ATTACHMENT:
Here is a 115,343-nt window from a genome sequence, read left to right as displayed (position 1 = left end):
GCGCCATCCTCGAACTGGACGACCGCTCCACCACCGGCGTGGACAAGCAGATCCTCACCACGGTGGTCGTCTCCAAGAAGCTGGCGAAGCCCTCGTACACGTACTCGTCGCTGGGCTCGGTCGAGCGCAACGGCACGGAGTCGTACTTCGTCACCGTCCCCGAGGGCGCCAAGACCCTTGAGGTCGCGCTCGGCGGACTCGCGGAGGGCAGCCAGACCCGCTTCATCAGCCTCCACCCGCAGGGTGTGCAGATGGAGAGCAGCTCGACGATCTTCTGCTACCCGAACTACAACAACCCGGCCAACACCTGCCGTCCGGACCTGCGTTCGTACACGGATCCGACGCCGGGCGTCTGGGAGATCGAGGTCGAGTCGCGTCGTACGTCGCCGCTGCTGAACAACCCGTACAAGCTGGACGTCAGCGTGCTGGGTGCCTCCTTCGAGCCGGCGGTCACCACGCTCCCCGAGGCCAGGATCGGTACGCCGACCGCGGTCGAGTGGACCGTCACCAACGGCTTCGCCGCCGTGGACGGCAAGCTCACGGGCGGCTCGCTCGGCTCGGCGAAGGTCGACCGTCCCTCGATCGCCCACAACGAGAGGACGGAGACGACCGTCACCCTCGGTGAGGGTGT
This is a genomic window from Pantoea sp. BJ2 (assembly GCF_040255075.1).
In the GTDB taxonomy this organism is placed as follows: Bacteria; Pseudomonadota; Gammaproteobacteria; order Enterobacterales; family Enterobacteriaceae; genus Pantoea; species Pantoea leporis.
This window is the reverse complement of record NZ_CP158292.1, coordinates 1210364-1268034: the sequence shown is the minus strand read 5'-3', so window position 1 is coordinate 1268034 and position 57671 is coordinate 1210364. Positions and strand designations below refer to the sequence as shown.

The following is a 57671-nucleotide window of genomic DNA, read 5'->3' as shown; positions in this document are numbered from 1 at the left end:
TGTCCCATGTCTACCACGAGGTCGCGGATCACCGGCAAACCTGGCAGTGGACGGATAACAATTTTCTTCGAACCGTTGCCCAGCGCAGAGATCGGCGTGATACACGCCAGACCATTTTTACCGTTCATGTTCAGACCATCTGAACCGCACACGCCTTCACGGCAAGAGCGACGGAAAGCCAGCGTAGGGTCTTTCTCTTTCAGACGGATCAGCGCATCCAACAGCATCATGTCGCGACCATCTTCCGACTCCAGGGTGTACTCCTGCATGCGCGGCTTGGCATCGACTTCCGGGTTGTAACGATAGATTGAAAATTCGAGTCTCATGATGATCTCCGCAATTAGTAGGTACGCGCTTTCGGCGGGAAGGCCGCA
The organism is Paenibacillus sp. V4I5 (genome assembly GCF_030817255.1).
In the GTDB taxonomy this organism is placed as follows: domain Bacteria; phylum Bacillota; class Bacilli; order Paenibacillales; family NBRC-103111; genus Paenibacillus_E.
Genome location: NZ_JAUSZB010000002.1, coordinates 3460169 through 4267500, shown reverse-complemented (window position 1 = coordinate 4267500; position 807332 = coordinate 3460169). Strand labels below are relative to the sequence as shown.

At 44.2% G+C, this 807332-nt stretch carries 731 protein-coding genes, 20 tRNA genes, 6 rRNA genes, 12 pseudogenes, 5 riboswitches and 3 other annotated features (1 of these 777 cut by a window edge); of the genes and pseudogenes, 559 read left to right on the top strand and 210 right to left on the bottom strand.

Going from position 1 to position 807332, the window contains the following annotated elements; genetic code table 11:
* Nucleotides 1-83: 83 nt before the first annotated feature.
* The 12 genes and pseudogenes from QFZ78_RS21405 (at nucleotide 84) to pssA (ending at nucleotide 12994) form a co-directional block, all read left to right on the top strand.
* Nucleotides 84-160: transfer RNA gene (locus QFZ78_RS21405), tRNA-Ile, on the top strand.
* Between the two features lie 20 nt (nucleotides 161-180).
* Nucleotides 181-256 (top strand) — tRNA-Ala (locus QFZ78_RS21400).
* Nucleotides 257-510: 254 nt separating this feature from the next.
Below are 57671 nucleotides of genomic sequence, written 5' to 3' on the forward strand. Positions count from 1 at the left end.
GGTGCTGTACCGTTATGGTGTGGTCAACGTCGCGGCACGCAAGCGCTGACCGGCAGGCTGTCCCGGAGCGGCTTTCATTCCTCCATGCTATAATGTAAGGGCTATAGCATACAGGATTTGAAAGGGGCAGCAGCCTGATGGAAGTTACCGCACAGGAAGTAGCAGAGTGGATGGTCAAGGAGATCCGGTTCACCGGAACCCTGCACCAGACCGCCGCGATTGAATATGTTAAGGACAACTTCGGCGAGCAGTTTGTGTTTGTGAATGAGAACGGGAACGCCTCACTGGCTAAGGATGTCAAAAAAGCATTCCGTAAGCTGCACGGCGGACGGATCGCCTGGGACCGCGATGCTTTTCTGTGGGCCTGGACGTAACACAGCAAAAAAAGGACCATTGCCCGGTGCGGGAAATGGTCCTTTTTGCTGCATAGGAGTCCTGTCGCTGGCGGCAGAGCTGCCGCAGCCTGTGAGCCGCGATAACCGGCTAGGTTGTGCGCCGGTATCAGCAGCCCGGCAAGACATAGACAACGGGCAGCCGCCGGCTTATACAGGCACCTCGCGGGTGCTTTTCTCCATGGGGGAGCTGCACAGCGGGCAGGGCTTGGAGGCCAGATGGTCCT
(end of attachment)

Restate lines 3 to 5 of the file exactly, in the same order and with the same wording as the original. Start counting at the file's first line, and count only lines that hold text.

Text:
This is a genomic window from Pantoea sp. BJ2 (assembly GCF_040255075.1).
In the GTDB taxonomy this organism is placed as follows: Bacteria; Pseudomonadota; Gammaproteobacteria; order Enterobacterales; family Enterobacteriaceae; genus Pantoea; species Pantoea leporis.
This window is the reverse complement of record NZ_CP158292.1, coordinates 1210364-1268034: the sequence shown is the minus strand read 5'-3', so window position 1 is coordinate 1268034 and position 57671 is coordinate 1210364. Positions and strand designations below refer to the sequence as shown.